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Re: "Export" controls

>You sure it's not Microshaft? More meanings.

Macroshit ? But I digress.

>A little experiment is often a good thing. I heard that the guys who
>made the DES cracker have had $$ requests for machines and/or chips.

Their architecture has real $$ value because it cracks 99% of "encrypted"

>In case you missed it, my original reply was an attempt to open
>discussion on some type of cooperative effort.

Offering the real stuff for sale in US requires some investment. Whether it
is hardware (128-bit crypto engine on a PCI card ?) or software plug-in
for the aforementioned OS that makes all traffic go through IPsec with
128-bit non-DES block cipher, some amount of money must be put to a risk.

We are not talking here about free stuff. We are talking about products
that can be deployed by non-programmers, businesses etc., that will be
supported professionally (the perceived quality of professional support
vs. free stuff is immaterial here.)

>purposes. I wonder how many DES or IDEA engines could be put on a 500K
>gate array? It would fit about 35 instantiations of Twofish. That should
>be enough for a phone or a disk encryptor.

Hardware is overkill for the single voice line. PGPfone works fine there.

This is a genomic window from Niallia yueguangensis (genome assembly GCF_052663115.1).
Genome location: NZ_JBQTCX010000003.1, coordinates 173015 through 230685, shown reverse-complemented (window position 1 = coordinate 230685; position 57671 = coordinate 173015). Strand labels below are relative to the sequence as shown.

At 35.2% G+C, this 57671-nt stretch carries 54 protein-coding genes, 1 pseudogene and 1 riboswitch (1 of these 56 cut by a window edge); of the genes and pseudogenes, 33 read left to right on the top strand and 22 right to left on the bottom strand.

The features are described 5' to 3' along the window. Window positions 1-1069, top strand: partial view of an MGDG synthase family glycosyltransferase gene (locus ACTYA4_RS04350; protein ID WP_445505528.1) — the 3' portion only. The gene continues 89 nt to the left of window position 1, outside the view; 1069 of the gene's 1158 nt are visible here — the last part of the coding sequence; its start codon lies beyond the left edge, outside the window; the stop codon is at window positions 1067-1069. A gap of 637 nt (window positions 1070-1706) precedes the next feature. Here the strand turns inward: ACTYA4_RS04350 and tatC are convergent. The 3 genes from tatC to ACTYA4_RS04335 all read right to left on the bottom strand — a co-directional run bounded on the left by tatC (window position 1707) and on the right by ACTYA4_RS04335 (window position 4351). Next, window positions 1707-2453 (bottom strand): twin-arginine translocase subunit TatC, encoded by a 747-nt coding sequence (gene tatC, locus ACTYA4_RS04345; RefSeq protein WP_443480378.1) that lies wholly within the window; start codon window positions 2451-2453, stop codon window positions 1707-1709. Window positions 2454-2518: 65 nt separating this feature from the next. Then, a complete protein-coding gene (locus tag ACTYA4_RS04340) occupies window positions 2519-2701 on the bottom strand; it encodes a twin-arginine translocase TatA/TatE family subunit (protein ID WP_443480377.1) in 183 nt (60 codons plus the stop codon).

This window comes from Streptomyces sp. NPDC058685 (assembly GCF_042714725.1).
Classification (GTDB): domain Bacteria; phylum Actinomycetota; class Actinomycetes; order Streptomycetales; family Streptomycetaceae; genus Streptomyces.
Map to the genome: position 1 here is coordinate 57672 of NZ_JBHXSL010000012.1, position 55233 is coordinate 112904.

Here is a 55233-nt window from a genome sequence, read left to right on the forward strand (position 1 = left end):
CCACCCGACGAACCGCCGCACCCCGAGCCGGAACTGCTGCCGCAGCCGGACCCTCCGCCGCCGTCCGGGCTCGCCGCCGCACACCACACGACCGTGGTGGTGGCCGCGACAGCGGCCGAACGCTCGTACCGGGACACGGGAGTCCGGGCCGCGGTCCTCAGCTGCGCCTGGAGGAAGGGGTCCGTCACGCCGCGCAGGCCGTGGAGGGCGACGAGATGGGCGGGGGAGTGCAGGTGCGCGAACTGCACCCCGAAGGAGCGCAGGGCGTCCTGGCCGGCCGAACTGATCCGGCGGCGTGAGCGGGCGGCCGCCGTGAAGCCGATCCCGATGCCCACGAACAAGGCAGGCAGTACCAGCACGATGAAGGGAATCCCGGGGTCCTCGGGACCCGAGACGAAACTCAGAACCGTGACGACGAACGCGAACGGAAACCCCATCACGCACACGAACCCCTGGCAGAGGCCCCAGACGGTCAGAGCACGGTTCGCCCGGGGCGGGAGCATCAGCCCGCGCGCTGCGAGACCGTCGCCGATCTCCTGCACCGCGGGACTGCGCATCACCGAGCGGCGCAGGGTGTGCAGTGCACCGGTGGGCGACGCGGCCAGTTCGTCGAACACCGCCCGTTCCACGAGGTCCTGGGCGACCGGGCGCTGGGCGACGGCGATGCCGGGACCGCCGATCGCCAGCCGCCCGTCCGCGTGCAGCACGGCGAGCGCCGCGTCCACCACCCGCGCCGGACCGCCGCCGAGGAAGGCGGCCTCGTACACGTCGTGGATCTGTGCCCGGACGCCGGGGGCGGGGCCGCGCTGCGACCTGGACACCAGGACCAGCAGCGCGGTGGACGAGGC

>Who want to get them done. <-- the key item

If there is a demand, it will be done. Let's run a small poll:

How much would you pay for transparent hardware/software solution that
encrypts all traffic between peer users (assuming all rational crypto
requirements are met, like available source code etc.) ?

>No sense pushing the button without critical mass.

The main problem with hard crypto is that it is so equalizing. Any pauper
can cheaply encrypt and make it hard for any government to break. This is
not the case with guns, where more resources almost linearly buy more power.


One of the posters mentioned that PGP is retailed in CompUSA. My mistake, I
did not check them (but I did check 3 other big chains).


On the wild side, suppose that all crypto restrictions are terminated. Some
would say that now "they" can break all available stuff. In any case the
value of crypto products in the eyes of buyers would fall. If it is legal
it is no good. Most of the research would lose the best people. Cypherpunks
would cease to exist. A very dangerous proposition.